Do opinion polls have value?
Methodology under fire as election predictions have been wildly off in past
EDMONTON – With the provincial election campaign underway, public opinion polls are already surfacing — and with them, concerns about their methodology, accuracy and value to the public after they failed miserably in previous votes.
Three years ago, not one poll available to the public accurately predicted the Progressive Conservatives would surge past the front-running Wildrose. The next year, in B.C., 10 polling companies failed to forecast the Liberal win over the NDP.
So, what can be done? Are accurate polls a thing of the past, relegated to a time when everyone had a land line and answered their calls?
“There’s no excuse I think for what happened in Alberta and British Columbia. That’s not even close to accurate, so there was something we need to learn about,” said Abacus Data CEO David Coletto.
“But even in more recent provincial elections in Ontario and Quebec, where the polls generally did OK, the assumption is always that we have to be dead on accurate. Polls can’t always do that. If they do, it’s more luck than anything. They’re meant to be snapshots. There is error built into it.”
Still, there is a huge divide in methodology, and for the public, that’s not always readily apparently when political parties are waving various numbers around.
On Wednesday, for example, the Wildrose was pointing to a Think HQ poll that found their party, the PCs and the NDP in a dead heat; another poll from Mainstreet Technologies released Thursday is showing a similarly tight race. They follow on the heels of two polls last week, one by Mainstreet and the other by Insights West, that also both found the Wildrose and PCs were neck and neck.
The Insights West and Think HQ polls were from online panels; the Mainstreet Technologies ones were Interactive Voice Response polls — often dubbed “demon diallers” — which are automated phone calls.
Calgary-based pollster and pundit Janet Brown laments the proliferation of such online panel surveys and IVR polls, which she considers “cheap and fast methodologies” that skew toward people motivated by anger.
“The political parties are paying to have polling done right and the media is looking for free polling — and the media get what they pay for,” Brown says, referring to the trend for the online and IVR pollsters to provide their results to media organizations for free.
She stresses the need for properly constructed and administered live telephone polls, which are more costly to do.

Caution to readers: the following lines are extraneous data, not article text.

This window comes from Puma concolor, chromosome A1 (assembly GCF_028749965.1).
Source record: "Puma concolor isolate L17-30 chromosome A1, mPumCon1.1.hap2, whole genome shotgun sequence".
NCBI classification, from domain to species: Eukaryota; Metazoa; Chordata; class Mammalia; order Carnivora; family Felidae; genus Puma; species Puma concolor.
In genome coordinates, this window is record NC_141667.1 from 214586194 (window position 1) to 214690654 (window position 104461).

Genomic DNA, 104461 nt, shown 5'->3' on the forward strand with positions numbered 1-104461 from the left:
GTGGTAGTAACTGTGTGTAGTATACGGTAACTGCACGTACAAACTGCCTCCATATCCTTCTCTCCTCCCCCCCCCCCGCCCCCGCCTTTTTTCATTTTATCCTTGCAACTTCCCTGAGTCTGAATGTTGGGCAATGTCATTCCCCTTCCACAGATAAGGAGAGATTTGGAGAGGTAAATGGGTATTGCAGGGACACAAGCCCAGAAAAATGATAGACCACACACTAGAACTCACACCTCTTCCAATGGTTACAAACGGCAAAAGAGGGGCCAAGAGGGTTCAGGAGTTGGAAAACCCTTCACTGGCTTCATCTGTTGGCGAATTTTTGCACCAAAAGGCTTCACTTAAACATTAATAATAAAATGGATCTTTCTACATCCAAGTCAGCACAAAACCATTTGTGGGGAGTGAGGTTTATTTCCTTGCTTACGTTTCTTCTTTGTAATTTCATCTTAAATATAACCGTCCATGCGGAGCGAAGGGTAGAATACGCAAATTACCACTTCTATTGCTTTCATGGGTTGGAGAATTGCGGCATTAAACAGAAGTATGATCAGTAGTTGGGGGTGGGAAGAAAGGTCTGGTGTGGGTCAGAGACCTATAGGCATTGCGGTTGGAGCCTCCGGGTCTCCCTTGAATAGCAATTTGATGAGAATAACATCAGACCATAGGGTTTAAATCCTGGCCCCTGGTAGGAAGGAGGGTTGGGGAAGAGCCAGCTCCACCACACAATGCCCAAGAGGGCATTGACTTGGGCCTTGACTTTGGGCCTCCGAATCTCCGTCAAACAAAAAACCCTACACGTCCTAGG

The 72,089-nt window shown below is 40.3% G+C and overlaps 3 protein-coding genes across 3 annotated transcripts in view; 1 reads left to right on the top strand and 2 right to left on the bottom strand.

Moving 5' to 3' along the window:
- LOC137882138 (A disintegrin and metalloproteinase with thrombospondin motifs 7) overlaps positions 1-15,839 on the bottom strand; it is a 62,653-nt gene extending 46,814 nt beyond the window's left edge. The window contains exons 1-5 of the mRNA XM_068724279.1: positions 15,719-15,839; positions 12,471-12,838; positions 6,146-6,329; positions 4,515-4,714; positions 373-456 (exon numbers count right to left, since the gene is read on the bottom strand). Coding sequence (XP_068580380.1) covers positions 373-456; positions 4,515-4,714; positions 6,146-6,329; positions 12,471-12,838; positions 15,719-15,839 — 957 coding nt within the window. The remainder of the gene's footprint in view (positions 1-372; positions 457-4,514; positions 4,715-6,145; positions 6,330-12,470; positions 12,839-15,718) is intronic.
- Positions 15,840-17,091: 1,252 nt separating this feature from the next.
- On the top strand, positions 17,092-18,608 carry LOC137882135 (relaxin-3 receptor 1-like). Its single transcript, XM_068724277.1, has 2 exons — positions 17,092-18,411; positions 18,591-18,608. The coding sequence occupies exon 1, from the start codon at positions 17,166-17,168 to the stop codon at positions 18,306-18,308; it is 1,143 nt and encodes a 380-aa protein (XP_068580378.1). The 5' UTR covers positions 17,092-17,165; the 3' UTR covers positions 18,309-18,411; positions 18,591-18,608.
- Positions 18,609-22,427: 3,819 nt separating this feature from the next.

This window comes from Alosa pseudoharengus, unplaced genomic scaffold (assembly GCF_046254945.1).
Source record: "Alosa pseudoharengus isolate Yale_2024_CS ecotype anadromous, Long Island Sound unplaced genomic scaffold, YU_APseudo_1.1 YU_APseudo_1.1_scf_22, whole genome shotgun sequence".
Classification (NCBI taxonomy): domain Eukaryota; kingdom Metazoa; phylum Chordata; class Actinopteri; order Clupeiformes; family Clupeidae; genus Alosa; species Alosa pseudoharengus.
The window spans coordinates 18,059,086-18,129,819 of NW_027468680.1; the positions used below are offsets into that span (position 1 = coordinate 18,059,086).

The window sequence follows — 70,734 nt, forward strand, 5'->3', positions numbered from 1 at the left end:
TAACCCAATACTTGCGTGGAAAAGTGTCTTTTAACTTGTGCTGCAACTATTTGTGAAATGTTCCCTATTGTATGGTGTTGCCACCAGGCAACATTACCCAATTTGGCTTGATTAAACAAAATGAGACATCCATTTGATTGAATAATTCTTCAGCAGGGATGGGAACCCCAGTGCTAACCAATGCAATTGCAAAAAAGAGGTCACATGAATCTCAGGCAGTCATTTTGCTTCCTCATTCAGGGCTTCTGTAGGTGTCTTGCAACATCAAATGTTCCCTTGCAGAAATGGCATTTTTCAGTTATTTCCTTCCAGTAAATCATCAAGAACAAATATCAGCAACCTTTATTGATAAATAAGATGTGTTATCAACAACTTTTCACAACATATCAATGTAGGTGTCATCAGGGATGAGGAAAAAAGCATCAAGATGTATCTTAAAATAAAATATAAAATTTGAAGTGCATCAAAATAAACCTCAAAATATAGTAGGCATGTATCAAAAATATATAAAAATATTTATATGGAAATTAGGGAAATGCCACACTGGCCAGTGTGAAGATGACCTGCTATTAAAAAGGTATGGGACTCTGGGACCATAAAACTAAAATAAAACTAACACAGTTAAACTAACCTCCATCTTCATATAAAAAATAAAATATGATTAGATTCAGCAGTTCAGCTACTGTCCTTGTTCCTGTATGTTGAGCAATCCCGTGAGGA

Yet in the 2012 election all manner of polls conducted within a week of the April 23 vote were wrong. Theirs was a majority of error, not a margin.
Live telephone polls by Return on Insight and Leger Marketing conducted between April 13 and 16, 2012, hinted at a narrowing race but gave Wildrose the nod, as did IVR polls by Forum Research on April 22 and Abacus Data on April 18-19, and an online poll conducted April 17-18 by ThinkHQ.
So if every method of polling returned similar results in 2012, are they all faulty?
“There is no silver bullet,” said Return on Insight president Bruce Cameron. “There is no single methodology that works all the time.”
Adds Ian Large, Leger Marketing vice-president for Alberta: “What we learned in 2012 in Alberta is more about politics and less about polling. … Campaigns really matter and it’s possible to blow it at the last minute.”
Election day surprises are never good for companies whose business is to know the results beforehand, plus or minus three per cent, 19 times out of 20, of course. The Alberta and B.C. whiffs were part of a bad run as polling companies also fared poorly in the 2011 Ontario election.
But the industry is most certainly in a state of flux.
One-third of Canadians no longer have land lines and caller-ID means many others won’t answer unfamiliar calls on their cellphones or land lines. That means it takes longer to do a poll, which drives live survey costs higher and making it less likely media organizations will shell out the $10,000-$20,0000 needed to partner with a major polling firm.
“I would imagine in the next couple of years there will not be telephone surveys being done and instead we’re going to be looking for new ways to collect data online,” said Coletto, who has used IVR in the past, but will not do so again. “One of the more recent methodologies would be to randomly pull people off websites.”
Cameron believes the future lies in a hybrid methodology combining live telephone delivery and online recruitment of respondents that approaches the randomness of a phone sample. He said those hybrids are under development in Canada.